(my comment: I wonder if their findings and results have been aided by our HLC's and dealing with us for surgery in hospital. So  many times over the years I have heard our brothers and sisters saying that they were well enough to leave hospital long before many others on the same wards, having the same treatment, but the others were having transfusions)





 




 




 

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the old blood books had non spiritual reasons stated and shared a few points.

 

 

4 hours ago, retroHelen said:

50 per cent more likely to die within hours of an operation if the blood had been donated by a woman who’d ever been pregnant

whoa...

 

 

4 hours ago, retroHelen said:

iron — a major source of energy for bacteria.

?????   why do they want women to take Iron when they get older????....

 

 

4 hours ago, retroHelen said:

depriving vital organs of their oxygen payload

The old blood books said that someones elses blood actually can't carry oxygen for 24 hours; so that all your really doing is doing a blood expander....

 

 

nice find.

 

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I think that the newspaper has seen the results of adverse transfusion effects and then, if the answer is not forthcoming from the scientists, they let someone else - not so knowledgeable, guess why they happened. 

 

I have read elsewhere that women's blood has too much female hormone in it for men's systems to cope with, so it sets up an inflammatory response and even if the man does not die, he will have an inflamed system that can set up for other autoimmune disorders caused by the rogue elements in the 'foreign blood' that the immune system cannot recognise. Then the inflammatory elements go to the joints and they ache like you have flu and if the body doesn't deal with them quick enough, then you could develop rheumatism in the joints.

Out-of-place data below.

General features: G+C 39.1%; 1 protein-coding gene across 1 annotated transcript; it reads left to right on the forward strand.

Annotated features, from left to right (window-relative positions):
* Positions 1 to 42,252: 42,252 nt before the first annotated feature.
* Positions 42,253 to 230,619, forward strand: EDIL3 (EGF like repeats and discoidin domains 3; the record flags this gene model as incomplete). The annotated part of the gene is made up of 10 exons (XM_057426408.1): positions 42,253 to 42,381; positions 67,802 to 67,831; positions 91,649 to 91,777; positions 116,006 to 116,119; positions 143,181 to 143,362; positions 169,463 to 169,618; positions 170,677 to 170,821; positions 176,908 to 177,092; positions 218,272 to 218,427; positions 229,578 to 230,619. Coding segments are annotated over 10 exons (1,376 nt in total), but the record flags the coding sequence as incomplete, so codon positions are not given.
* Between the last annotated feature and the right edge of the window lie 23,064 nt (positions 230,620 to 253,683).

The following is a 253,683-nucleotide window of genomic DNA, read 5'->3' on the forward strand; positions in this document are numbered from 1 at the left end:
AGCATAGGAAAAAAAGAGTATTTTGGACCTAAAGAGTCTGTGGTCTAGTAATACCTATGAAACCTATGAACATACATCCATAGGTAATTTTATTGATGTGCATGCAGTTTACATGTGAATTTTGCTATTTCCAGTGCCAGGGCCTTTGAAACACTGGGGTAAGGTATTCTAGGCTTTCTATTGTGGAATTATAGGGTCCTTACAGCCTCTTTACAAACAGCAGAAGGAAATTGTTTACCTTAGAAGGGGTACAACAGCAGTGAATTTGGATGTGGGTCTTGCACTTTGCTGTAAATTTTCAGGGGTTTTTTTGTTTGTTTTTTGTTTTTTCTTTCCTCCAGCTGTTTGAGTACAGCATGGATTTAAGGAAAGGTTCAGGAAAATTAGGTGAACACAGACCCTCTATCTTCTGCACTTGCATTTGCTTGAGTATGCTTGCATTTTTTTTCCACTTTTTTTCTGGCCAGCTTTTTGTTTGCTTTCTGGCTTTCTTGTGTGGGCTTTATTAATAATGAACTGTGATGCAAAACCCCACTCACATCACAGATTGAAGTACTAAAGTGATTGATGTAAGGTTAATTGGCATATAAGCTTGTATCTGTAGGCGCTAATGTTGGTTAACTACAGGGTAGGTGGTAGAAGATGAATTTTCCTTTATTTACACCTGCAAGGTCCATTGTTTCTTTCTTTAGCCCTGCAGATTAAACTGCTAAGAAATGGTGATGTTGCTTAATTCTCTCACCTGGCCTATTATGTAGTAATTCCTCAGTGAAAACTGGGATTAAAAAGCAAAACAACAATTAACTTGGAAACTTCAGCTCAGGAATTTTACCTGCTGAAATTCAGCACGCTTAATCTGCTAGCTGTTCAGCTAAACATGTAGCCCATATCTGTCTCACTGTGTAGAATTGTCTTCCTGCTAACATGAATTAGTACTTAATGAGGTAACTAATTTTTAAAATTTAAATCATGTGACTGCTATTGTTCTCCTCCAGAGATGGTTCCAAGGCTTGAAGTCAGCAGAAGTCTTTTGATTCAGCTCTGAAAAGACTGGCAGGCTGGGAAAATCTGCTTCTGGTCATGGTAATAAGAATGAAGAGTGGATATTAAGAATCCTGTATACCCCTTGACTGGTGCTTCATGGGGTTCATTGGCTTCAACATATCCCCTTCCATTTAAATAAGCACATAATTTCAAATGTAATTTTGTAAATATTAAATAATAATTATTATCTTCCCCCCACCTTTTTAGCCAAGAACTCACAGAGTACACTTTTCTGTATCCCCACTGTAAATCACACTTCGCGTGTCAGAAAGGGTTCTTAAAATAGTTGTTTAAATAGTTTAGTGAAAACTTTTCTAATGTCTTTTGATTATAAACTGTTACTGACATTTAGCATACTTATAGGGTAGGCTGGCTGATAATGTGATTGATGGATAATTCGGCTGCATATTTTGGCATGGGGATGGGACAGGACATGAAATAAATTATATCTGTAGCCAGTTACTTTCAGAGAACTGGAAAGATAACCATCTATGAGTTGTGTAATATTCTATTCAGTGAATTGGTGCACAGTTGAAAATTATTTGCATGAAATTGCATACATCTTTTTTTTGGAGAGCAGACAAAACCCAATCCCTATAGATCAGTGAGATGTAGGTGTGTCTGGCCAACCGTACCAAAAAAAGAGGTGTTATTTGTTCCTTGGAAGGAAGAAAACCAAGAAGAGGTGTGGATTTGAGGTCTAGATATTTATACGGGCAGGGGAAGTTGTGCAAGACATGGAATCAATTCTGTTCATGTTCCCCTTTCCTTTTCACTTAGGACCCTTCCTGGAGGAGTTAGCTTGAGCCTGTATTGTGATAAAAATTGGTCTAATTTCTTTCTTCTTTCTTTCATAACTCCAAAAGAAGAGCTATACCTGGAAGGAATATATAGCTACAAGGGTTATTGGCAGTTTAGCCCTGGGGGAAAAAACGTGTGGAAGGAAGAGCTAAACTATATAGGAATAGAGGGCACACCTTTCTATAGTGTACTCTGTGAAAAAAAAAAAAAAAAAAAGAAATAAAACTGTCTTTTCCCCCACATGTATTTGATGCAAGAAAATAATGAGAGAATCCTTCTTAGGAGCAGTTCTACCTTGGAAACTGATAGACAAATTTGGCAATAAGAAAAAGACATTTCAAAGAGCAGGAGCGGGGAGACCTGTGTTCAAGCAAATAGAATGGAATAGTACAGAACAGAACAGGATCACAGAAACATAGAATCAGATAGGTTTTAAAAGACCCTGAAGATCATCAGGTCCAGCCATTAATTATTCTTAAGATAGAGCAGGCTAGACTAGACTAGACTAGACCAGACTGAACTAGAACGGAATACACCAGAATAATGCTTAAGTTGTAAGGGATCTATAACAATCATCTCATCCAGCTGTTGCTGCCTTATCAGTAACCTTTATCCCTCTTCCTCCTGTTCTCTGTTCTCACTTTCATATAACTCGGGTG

I believe it is a different reason that feeding large amounts of haem iron may overwhelm already poorly kidneys and liver (that may be a cause of anaemia in the first place) that doesn't recognise a stranger's blood. The major food source for bacteria is glucose - hence the danger of having a bacterial infection or fungal infection and then the person gets blood high in blood sugar from an undiagnosed pre-diabetic which feeds the infection.

 

For the same reason, if a person has small cancerous tumours and gets a pre-diabetic's high blood sugar blood in a blood transfusion - cancer cells are anaerobic - (don't need oxygen to live) they develop extra receptors for glucose - their main source of fuel - and become more aggressive.(Take heed with your  own diet if you find you have any tumours)

 

If a person is diabetic, it could be a hazard getting transfused with blood from an undiagnosed pre-diabetic whose blood sugar will be very high. Many people on a standard Western diet are high blood sugar without realising it as refined flour in baked products and pasta have almost as much glucose as table sugar by weight, so it's not just sweet things causing the problems.